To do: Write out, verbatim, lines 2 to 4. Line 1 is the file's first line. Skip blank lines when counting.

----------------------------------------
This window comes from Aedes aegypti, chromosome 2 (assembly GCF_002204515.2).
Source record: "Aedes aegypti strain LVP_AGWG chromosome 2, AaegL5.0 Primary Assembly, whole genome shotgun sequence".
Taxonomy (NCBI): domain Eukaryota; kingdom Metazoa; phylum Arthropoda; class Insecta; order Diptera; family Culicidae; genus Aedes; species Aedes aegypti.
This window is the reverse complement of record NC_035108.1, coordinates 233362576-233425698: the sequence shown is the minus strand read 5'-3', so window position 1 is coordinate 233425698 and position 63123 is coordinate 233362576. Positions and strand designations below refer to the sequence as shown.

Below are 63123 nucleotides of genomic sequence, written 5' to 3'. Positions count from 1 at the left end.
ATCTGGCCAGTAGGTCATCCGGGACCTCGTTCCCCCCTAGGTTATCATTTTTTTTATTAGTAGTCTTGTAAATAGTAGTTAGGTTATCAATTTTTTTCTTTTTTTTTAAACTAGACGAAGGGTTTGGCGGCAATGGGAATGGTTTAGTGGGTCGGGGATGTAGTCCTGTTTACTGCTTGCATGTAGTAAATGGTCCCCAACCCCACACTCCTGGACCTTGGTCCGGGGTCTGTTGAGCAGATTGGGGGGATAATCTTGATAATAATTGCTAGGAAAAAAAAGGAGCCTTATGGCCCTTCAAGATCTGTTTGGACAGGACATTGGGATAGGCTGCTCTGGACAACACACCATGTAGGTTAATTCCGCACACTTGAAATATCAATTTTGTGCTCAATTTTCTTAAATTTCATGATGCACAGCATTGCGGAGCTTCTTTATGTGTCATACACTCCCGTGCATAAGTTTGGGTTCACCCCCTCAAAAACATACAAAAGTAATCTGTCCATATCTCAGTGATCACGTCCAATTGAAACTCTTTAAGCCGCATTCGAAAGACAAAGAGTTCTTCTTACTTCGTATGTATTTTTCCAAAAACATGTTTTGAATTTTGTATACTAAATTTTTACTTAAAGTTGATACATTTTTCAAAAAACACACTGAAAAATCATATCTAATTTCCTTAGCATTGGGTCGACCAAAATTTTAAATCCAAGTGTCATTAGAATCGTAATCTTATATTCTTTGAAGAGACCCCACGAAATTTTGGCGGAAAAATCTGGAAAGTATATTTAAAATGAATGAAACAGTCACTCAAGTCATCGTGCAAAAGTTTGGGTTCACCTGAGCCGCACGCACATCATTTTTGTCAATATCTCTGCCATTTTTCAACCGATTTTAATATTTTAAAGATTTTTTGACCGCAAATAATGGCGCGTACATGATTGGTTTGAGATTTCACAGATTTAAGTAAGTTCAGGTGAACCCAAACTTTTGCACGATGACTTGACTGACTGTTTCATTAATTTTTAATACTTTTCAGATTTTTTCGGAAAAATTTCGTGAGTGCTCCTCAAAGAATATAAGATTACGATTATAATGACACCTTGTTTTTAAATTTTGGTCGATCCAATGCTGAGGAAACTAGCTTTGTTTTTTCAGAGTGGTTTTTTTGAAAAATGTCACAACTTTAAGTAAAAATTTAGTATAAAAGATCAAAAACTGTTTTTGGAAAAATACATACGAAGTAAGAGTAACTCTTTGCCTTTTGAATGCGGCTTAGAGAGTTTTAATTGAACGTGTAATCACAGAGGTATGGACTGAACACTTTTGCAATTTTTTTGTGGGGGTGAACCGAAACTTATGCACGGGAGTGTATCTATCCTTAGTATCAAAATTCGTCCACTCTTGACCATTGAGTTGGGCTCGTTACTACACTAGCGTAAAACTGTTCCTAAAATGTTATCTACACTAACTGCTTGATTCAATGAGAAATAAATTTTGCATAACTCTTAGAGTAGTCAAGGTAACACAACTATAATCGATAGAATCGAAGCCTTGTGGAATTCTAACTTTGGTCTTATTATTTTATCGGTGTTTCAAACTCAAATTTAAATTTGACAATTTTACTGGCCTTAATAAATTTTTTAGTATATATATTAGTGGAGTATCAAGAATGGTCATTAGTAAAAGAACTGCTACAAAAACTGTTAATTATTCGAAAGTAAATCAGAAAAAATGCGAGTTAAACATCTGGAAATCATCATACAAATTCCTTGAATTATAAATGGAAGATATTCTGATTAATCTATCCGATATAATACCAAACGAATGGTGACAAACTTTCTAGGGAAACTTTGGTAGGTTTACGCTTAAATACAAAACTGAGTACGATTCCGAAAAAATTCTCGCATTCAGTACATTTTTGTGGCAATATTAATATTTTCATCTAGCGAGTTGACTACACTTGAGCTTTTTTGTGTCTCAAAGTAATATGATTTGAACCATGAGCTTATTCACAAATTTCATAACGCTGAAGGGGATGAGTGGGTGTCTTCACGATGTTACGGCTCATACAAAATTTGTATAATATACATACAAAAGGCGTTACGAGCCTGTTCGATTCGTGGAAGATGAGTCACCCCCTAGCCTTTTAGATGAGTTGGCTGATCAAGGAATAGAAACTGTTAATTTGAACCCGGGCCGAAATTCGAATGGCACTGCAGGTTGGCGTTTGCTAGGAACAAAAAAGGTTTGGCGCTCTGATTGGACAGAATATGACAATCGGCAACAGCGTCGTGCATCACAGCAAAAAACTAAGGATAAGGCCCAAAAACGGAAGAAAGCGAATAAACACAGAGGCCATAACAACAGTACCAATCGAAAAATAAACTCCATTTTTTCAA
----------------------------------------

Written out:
Source record: "Aedes aegypti strain LVP_AGWG chromosome 2, AaegL5.0 Primary Assembly, whole genome shotgun sequence".
Taxonomy (NCBI): domain Eukaryota; kingdom Metazoa; phylum Arthropoda; class Insecta; order Diptera; family Culicidae; genus Aedes; species Aedes aegypti.
This window is the reverse complement of record NC_035108.1, coordinates 233362576-233425698: the sequence shown is the minus strand read 5'-3', so window position 1 is coordinate 233425698 and position 63123 is coordinate 233362576. Positions and strand designations below refer to the sequence as shown.